Cupping the Coffee
Coffee is not only a culture, it’s a massive market, and this commodity market is dependent on coffee quality among many other things, to perform in the marketplace.
The coffee trade is so serious about this, that it employs ‘cuppers’ who test the coffee beans and poured coffee for quality, both good and poor. They also assist in creating new blends by using this process.
Coffee and The Olfactory Senses
Cuppers use at least three main senses to test coffee beans and coffee. They are: smell, feel and taste. Taste and smell tend to inter relate with each other, in that the aroma often lends to the flavour. The notes on taste of the coffee are classified into the taste groups; salty, sweet, acid and bitter or sour. The scent from the coffee grounds are tested by inhaling via the nasal passage. The description of the scent is noted.
Hot water is then poured over the coffee grounds and the aroma is immediately inhaled and recorded. It is a critical moment for the cupper. The coffee grounds may be lightly stirred with a silver spoon to mix the grounds, at this point. These spoons are often kept at a similar temperature to the coffee. To ensure that the most potent aroma is tested, the cupper will break the crust or surface of the liquid coffee with the spoon.
Sensing Coffee from the Coffee Cups
Cupping judges use more than the three senses mentioned above. They also use their olfactory senses and sensation or feeling to evaluate the body of the coffee. Body relates to the coffee’s weight and texture while in the mouth itself. Coffee testing takes place firstly in the region or production area during along with grading and then later on when it is being sold to market.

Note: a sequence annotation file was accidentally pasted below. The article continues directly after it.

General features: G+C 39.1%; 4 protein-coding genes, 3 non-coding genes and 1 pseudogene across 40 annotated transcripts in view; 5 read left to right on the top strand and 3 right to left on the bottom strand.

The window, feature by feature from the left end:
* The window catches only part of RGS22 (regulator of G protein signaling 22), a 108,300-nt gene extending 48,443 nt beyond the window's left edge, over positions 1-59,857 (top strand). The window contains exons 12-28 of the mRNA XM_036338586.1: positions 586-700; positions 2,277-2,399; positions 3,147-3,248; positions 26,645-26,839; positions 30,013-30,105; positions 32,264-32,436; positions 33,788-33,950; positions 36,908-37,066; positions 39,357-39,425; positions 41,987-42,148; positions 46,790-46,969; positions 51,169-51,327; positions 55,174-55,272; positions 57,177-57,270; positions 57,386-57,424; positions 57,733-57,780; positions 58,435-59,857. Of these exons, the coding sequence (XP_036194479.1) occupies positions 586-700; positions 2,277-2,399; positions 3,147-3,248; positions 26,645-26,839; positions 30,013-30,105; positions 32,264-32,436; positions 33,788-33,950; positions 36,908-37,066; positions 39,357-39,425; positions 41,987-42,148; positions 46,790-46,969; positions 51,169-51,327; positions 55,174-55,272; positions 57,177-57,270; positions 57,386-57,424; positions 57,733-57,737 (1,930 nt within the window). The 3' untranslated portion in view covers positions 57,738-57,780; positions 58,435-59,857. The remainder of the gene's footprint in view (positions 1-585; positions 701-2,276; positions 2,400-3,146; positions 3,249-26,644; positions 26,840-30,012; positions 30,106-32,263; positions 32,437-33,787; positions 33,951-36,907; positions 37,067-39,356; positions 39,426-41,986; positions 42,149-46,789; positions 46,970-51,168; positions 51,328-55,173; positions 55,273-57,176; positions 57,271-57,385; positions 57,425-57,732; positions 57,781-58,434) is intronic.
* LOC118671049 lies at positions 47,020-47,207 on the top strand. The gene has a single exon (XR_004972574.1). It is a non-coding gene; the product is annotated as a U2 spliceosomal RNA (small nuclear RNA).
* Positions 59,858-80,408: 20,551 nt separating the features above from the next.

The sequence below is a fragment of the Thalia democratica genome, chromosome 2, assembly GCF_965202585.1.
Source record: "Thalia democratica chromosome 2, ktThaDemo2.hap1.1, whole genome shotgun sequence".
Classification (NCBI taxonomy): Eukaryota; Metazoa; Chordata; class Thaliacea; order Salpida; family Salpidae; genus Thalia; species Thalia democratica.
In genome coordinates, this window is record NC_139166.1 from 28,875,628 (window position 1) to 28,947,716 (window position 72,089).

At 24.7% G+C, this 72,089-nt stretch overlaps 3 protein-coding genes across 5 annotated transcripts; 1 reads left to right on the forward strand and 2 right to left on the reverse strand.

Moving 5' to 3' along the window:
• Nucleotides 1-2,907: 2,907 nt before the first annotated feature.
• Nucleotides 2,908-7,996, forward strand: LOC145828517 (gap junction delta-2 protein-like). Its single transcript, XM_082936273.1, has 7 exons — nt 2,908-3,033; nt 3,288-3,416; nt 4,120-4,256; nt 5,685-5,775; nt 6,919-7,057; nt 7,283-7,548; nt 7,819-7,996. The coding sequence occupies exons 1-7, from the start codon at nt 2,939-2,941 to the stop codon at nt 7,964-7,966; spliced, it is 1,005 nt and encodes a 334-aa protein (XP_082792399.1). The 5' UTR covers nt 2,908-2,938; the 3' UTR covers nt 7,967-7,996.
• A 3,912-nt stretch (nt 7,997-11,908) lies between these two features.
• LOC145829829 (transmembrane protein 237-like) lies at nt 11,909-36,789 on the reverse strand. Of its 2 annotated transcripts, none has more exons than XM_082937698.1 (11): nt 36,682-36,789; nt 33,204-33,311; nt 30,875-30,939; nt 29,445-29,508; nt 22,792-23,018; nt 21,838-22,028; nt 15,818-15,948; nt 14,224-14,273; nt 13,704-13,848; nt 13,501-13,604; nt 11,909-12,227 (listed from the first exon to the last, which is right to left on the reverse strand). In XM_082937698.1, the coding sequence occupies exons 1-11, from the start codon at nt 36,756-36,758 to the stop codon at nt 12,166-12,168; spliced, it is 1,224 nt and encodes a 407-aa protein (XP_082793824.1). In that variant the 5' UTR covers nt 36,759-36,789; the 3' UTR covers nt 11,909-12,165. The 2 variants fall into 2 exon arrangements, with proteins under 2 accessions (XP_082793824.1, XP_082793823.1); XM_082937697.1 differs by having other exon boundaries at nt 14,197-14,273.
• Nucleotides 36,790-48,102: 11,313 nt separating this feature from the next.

The coffee samples having been poured into the best coffee cups, are allowed to cool and from here the Cupper slurps back the liquid over the tongue to the rear of the throat. This is done with a degree of force, so that the coffee droplets are spread over the throat and throughout the nasal passage. The Cupper is then able to note down the overall quality of taste including acidity of the coffee, it’s weight and individual flavour. Finally, the aftertaste or remnants of texture and flavour are noted.
Tools for the Coffee Cupper
The SCAA sets the standards or requirements of the professional coffee cupping methodology. You can get detailed information by visiting their website. Here is a list of items needed for a serious cupping:
- coffee measure
- burr coffee grinder
- coffee bean samples; you may like to select gourmet coffee beans
- coffee grounds
- coffee cups, ( rocks glasses 5- 6oz or porcelain bowls 175-225ml; no discount k cups or biodegradable coffee cups)
- silver spoons
- 2 glasses
- garboon (spitoon)
- boiled water ( unflavoured, un-distilled and odourless)
- coffee grinder